Liberia’s Police Director Chris C. Massaquoi has questioned the rationale behind the deployment of foreign troops here following the drawdown of UNMIL forces.
He says if the African Union or AU or the ECOWAS – headed by President Ellen Johnson-Sirleaf, is behind this move, the continental or regional body should rather directs its funding intended for such operation towards Liberia’s national security.
Director Massaquoi argued, Thursday, 4 August, that excluding other national security agencies and the army here, the police alone has well -trained Emergency Response Unit (ERU), Police Support Unit (PSU) and other professional units that only require adequate budgetary and logistical support for more robust operations.
While UN Peacekeepers were officially handing over security responsibilities to Liberia, Justice Minister Cllr. Frederick D. Cherue cautioned citizens against panic and fear on grounds that the government was capable of managing the security of the country, and that the UN had already established a regional quick reaction force based in Ivory Coast to respond to threat in the host country and Liberia.
But during the opening of a three – day internal police assessment retreat at the Liberia National Police Training Academy or LNPTA in Paynesville Thursday, Director Massaquoi indicated that if it is AU or ECOWAS that is making the decision to have foreign troops come here, they should take the money and support Liberia’s security capacity.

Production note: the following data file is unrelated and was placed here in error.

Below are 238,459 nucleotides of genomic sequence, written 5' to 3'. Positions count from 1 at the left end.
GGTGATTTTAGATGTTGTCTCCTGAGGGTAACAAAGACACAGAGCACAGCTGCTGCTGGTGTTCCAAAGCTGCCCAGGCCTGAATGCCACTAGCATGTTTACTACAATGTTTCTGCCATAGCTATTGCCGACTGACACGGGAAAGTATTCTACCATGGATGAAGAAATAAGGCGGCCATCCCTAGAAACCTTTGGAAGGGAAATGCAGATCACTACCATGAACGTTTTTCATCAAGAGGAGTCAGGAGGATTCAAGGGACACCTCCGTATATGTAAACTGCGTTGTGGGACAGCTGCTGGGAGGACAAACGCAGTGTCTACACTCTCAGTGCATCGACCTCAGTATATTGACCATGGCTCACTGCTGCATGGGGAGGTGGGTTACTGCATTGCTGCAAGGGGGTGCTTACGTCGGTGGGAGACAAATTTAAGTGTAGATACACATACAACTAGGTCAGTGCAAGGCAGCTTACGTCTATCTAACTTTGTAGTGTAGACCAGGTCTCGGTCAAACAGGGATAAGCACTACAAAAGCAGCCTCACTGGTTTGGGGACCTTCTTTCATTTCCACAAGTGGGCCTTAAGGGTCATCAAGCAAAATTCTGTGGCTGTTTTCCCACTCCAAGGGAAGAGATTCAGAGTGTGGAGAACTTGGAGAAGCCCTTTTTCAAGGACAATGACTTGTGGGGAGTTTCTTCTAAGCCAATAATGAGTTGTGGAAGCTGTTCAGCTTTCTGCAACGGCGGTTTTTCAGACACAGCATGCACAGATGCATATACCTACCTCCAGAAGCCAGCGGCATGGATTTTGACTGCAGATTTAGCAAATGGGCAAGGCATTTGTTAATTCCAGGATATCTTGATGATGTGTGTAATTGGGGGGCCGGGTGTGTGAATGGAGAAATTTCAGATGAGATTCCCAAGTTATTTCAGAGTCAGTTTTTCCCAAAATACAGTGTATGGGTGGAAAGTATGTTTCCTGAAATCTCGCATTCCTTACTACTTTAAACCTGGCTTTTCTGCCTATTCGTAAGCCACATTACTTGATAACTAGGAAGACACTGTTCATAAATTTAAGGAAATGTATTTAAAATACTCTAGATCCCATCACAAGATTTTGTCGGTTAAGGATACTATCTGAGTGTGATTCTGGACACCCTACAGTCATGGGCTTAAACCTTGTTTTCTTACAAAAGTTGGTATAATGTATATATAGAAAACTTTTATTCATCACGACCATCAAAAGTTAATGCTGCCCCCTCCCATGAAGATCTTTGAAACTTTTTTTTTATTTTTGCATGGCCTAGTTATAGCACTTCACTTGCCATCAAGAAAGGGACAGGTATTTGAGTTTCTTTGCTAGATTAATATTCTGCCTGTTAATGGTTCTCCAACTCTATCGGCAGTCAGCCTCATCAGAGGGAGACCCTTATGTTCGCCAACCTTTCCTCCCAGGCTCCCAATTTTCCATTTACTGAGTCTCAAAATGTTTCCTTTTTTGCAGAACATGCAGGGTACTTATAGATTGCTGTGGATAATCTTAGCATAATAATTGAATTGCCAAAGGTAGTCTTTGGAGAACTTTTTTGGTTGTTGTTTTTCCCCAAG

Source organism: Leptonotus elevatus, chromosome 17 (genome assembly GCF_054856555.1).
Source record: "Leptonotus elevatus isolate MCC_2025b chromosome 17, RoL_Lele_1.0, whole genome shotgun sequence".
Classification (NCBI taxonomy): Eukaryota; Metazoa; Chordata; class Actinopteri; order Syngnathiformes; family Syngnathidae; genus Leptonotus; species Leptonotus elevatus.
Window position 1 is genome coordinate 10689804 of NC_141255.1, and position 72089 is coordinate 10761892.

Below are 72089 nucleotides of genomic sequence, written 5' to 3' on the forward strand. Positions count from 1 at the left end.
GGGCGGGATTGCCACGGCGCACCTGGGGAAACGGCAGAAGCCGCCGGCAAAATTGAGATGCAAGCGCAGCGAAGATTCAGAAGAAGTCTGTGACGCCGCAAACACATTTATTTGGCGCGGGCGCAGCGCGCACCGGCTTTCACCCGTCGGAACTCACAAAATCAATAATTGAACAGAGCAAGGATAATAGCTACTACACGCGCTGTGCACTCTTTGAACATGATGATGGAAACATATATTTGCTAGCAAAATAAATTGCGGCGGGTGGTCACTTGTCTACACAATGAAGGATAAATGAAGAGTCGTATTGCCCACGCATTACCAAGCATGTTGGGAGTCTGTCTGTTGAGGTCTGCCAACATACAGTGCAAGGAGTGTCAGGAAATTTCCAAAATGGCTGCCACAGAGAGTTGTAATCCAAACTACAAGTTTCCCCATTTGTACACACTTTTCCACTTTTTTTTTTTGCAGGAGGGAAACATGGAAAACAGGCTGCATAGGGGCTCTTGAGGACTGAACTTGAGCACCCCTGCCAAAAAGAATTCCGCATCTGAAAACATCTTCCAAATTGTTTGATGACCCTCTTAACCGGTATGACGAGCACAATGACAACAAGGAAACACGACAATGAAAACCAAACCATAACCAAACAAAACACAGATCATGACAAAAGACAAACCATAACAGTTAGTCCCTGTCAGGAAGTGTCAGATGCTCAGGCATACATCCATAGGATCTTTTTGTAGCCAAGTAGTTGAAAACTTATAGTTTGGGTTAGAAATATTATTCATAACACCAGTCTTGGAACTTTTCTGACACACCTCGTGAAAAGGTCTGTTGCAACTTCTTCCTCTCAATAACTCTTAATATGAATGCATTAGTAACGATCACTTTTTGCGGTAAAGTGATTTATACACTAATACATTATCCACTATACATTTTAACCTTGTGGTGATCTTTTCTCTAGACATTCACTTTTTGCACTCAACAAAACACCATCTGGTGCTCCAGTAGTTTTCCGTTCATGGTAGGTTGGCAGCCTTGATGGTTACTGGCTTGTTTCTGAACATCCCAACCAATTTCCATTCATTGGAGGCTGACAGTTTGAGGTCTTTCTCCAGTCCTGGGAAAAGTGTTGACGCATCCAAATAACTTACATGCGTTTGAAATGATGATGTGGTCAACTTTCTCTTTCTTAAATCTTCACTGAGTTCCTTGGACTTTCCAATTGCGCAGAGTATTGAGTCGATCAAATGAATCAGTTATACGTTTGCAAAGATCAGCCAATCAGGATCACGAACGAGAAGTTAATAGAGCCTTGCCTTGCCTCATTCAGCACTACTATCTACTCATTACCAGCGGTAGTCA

For a police force of more than 5,000 officers, the Police Director noted, the government allotted a US$15m budget – out of which he complained that US$14m went towards salaries payment alone, with just US$1m left as operational fund.
“There’s severe capacity deficit that we need to look at this retreat and not just theory,” he told a gathering of officers and international partners, adding that about 20 families are crying every morning about armed robbery attack and police have limited capacity to respond timely to such situations.
As far as the Director was concerned, the Liberia National Police or LNP has had enough training and as such, retreats, workshops and trainings were not the problems right now, as he suggested the need to focus on support towards capacity.
“Are we satisfied? If you are satisfied, I’m not satisfied,” he queried saying, “How the police can sit in Monrovia with just five patrol vehicles.” Citing all of the challenges the police face and the high wave of criminality here, Director Massaquoi sent out an open challenge for anyone to walk down Broad Street at night, saying criminals have taken over Broad Street and police cannot control Monrovia due to lack of capacity.
He cited an instance wherein the Crime Services Division or CSD of the Liberia National Police is allotted a budget of just US$500, and wondered how one expects the CSD to be effective with just US$500 budget.
He said a country can have a police director with ten PhDs, but that director will still remain ineffective once the police force cannot get adequate support. Earlier, speaking, Police Chief for Project DCP Fitzgerald T.M. Biago said the objective of the retreat was to identify police weaknesses and strength, as well as make recommendations at the end of the retreat.
By Winston W. Parley-Edited by George Barpeen